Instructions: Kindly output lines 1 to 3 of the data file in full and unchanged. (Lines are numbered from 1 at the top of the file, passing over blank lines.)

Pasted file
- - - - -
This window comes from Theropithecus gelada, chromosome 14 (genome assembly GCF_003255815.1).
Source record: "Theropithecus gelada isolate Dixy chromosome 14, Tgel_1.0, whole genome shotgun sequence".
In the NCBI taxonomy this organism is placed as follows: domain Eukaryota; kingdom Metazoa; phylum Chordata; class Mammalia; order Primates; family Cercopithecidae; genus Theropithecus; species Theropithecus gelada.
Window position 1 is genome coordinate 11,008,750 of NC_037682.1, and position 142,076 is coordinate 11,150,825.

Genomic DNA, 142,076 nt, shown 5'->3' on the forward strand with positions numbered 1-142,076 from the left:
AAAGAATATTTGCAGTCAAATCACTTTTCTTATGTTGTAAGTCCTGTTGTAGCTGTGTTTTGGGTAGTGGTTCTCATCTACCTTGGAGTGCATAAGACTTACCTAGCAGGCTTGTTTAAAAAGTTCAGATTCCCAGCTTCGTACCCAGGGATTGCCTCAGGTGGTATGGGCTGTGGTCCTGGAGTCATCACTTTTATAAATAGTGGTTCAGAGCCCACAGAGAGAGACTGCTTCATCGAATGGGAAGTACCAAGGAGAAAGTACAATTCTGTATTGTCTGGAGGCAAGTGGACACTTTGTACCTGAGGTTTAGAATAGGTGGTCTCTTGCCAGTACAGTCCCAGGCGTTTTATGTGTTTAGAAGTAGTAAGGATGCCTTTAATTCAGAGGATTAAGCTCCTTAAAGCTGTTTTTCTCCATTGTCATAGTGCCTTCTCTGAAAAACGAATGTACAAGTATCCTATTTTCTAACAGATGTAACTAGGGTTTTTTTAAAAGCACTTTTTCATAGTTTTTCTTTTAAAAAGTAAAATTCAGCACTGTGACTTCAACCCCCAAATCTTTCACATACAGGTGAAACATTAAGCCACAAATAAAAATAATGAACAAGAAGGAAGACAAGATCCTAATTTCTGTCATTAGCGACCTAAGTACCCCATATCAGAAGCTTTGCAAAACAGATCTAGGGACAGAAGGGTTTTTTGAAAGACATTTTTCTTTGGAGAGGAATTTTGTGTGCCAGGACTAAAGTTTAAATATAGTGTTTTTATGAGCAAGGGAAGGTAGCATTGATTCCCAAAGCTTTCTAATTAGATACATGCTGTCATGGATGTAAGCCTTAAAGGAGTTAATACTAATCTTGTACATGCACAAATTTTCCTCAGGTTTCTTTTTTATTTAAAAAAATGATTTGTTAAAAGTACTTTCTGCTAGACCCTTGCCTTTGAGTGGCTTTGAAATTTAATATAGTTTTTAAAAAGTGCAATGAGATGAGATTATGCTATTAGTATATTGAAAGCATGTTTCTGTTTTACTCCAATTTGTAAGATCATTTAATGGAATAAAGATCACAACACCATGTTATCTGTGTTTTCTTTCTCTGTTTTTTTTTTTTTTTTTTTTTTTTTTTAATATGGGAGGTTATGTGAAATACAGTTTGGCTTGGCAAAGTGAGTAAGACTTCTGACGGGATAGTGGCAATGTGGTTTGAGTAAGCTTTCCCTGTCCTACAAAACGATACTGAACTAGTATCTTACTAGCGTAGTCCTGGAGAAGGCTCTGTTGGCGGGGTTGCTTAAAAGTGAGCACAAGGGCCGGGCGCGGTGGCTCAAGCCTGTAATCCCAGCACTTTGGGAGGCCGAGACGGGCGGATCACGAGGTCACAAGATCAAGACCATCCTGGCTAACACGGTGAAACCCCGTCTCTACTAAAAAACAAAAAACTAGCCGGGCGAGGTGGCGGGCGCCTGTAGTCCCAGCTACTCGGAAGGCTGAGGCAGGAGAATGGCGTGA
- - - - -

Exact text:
This window comes from Theropithecus gelada, chromosome 14 (genome assembly GCF_003255815.1).
Source record: "Theropithecus gelada isolate Dixy chromosome 14, Tgel_1.0, whole genome shotgun sequence".
In the NCBI taxonomy this organism is placed as follows: domain Eukaryota; kingdom Metazoa; phylum Chordata; class Mammalia; order Primates; family Cercopithecidae; genus Theropithecus; species Theropithecus gelada.